QI creator: BBC’s rule over women on panels is tokenism
THE BBC’s insistence that at least one woman should be on every panel show is ‘tokenism’, the creator of QI said.
John lloyd said the comedy quiz featured more women than other panel shows but producers ‘can’t do it all’ when it comes to being inclusive with sex and race.
lloyd, who also produced Spitting Image and Blackadder, said QI once had three women on its panels which he found ‘a bit tokenistic’.
His comments come after the BBC announced in 2014 that every panel show would include at least one woman, after critics slated all-male line-ups on programmes such as Mock The Week.
The 66-year-old told Cheltenham literature Festival: ‘We’re being encouraged to do diversity but there’s lot of different types of diversity – sex, race – we can’t do it all.’
The producer said he had invited more women on to the BBC2 show – such as Dawn French and Jennifer Saunders – but they refused because they didn’t want to ‘look silly’.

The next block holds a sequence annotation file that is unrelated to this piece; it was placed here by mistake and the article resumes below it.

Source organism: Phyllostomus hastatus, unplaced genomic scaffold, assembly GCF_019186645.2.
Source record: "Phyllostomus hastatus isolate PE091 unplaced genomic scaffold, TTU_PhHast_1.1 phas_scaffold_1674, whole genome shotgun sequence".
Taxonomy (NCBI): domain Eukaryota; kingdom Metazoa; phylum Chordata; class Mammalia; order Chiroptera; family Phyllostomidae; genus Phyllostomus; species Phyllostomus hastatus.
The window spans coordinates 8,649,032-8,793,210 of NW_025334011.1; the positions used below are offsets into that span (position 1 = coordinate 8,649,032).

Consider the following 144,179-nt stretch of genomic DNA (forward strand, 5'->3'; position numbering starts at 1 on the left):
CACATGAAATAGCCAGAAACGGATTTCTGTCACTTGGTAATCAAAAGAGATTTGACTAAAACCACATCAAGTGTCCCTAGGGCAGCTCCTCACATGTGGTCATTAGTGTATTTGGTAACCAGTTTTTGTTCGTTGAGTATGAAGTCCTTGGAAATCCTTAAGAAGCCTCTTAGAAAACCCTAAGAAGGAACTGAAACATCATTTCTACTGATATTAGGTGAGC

He added: ‘I had lunch with lenny Henry the other week and asked him to come on the show, but he wouldn’t agree. You can’t want more black and ethnic minority people coming on and then say no.’
Stephen Fry stepped down from hosting QI last year after 13 years on the show. His replacement, great British Bake Off’s Sandi Toksvig, is the first woman to present a mainstream comedy panel show.
lloyd’s wife Sarah, who is director of QI limited, added: ‘ We ask women to come on, but they won’t. You tell me who you’d like to see on the show and I can tell you we’ve asked them. It’s my main aim.’
Since the BBC banned all-male panel shows, Mock The Week – which had a reputation for being male dominated – has regularly included women but usually just one per episode.
In June this year, the BBC2 topical show featured two women on the panels for the first time in the show’s 162-episode, 12-year history.
It comes after BBC found itself at the centre of a sexism row after it published its stars’ wages, which showed a gender pay gap.
Figures released in July showed the top seven earning BBC stars are all men, with no female names in any category above £500,000. A letter signed by more than 40 women in the BBC urged director general lord Hall to ‘correct the disparity’.